Note: this is my second attempt to send this. I added an addendum which has
already arrived so I am trying again with my first message. I appologize if
you get a repeat.:
I've not seen Kumihemo before. However, looking at the results of the
Kumihemo process shown in the powerpoint presentation reminded me of some
braiding my own children did for awhile, without a loom. It was done with
lengths of embroidery thread tied so each pair ended in a loop. The loops
are held in both hands and switched back and forth to create a braid. It is
very easy and fast to do, requires no equipment except some sort of anchor
(like a safety pin), and can be learned by younger children.
I looked up fingerbraiding and found a photographic demonstration of the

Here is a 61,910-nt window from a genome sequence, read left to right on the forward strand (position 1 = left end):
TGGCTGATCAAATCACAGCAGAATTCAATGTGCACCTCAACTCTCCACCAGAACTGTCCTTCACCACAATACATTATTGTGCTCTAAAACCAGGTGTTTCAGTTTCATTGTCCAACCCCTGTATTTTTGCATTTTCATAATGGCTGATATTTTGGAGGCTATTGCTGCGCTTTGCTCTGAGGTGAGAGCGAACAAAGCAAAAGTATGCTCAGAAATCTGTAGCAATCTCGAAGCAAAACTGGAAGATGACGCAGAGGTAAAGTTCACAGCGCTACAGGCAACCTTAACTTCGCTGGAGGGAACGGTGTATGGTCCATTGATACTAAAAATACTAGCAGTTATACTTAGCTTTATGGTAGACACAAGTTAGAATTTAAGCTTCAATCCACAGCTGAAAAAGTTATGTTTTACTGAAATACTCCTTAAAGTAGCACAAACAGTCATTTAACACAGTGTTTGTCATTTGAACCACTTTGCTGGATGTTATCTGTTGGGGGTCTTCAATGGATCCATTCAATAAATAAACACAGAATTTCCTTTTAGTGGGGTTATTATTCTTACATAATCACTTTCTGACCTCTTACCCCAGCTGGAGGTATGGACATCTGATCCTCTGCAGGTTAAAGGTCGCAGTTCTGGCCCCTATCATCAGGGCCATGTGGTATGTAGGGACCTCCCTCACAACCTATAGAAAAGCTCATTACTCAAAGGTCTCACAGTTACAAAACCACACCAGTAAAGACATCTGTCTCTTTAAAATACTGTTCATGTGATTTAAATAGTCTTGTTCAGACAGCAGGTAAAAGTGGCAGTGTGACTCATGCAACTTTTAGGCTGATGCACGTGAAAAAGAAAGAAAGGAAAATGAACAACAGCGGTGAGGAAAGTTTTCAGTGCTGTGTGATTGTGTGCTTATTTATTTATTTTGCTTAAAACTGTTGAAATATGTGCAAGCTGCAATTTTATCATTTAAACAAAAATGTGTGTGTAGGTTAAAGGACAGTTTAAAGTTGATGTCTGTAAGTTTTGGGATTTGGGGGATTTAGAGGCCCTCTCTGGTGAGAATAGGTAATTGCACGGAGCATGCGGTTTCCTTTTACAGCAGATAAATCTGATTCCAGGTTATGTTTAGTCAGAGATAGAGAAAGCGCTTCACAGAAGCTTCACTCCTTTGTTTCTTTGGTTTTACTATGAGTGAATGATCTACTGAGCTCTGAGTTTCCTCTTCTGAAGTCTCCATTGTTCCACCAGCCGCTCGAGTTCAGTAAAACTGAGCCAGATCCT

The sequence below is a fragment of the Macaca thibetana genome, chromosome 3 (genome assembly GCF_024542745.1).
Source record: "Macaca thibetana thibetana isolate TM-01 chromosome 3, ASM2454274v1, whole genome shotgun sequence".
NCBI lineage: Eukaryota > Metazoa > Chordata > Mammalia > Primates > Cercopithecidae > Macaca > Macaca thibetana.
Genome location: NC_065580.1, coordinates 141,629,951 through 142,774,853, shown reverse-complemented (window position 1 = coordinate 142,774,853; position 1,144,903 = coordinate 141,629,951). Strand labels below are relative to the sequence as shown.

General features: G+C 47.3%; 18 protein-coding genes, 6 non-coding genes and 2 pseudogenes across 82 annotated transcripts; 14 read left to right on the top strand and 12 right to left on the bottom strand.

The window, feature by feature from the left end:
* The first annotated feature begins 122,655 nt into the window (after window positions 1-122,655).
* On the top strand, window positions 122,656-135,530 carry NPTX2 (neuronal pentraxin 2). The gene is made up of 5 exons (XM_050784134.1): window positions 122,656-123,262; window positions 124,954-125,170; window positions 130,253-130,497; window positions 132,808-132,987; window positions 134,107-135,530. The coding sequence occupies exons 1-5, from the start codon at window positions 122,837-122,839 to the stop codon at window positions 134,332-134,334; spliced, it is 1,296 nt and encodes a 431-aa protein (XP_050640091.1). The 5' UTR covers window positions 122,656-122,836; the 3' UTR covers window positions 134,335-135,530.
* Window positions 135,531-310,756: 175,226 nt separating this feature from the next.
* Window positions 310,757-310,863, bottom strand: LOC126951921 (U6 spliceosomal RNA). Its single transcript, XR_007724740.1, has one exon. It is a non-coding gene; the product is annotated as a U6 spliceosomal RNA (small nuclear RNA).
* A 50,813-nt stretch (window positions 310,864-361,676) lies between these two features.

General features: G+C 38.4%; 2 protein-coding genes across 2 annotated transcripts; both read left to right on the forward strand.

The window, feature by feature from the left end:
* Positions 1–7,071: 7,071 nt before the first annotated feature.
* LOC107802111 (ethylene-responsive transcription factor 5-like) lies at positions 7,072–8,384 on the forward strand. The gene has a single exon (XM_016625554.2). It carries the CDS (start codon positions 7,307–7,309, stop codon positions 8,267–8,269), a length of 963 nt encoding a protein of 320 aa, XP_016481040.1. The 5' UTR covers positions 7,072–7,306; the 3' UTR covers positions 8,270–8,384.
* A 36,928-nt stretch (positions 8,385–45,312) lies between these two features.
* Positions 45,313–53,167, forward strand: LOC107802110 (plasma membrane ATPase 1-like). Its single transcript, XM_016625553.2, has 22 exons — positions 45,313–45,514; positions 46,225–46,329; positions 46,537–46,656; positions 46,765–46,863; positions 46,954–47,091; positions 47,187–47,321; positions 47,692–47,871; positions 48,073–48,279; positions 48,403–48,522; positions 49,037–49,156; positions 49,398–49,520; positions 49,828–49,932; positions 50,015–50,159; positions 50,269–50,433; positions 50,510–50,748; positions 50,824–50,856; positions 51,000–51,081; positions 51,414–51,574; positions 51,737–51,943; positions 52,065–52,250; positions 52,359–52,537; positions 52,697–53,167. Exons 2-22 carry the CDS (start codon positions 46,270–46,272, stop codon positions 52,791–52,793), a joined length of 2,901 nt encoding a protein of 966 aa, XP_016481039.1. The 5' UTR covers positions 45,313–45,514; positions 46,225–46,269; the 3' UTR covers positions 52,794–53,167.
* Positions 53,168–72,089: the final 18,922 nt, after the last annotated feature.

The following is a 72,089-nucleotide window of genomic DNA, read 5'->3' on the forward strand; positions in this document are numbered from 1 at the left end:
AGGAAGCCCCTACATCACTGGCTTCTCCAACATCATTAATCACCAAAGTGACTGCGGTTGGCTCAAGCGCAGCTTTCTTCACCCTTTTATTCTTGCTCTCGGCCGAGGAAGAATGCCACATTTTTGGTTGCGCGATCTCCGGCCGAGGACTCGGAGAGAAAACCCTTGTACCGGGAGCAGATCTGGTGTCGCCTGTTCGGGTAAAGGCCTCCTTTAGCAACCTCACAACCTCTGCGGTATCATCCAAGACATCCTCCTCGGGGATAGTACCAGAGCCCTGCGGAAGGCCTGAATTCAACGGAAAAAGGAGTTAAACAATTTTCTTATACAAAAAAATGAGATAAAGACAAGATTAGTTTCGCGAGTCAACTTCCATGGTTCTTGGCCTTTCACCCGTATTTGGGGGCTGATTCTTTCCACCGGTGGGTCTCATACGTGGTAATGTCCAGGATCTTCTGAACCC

process at http://artroomk-6.tripod.com/spinning/spinactivity.htm (I could
find no attribution for this, it appears to be put up by a classroom
teacher). I found a history of this technique at
http://www.bumply.com/Medieval/finger.htm Copyright Andy Goddard 1997 as a
technique used in Medieval England. Some demonstrations of variations and a
short bibliography: http://www.stringpage.com/braid/fl/fingerloop.html . At
the time, the people who taught us told us that this had been used by
sailors also to make rope, but I don't know if this is accurate since I've
never investigated the background. There are many more links by searching
for finger braiding and fingerloop braiding.
A comment about the appeal to children: My children were participating in a
local theater production that used many children and ran for about 6 weeks.
The children spent a lot of time waiting in the green room between their
scenes. One girl started doing this braid to pass the time and soon almost
all of the children in the show (ranging in age from 8 to 14) and many of
the parents supervising them learned the technique. They created hundreds of
braids which they started selling in the lobby of the theater as a
fundraiser, and then donated the proceeds to the Playhouse.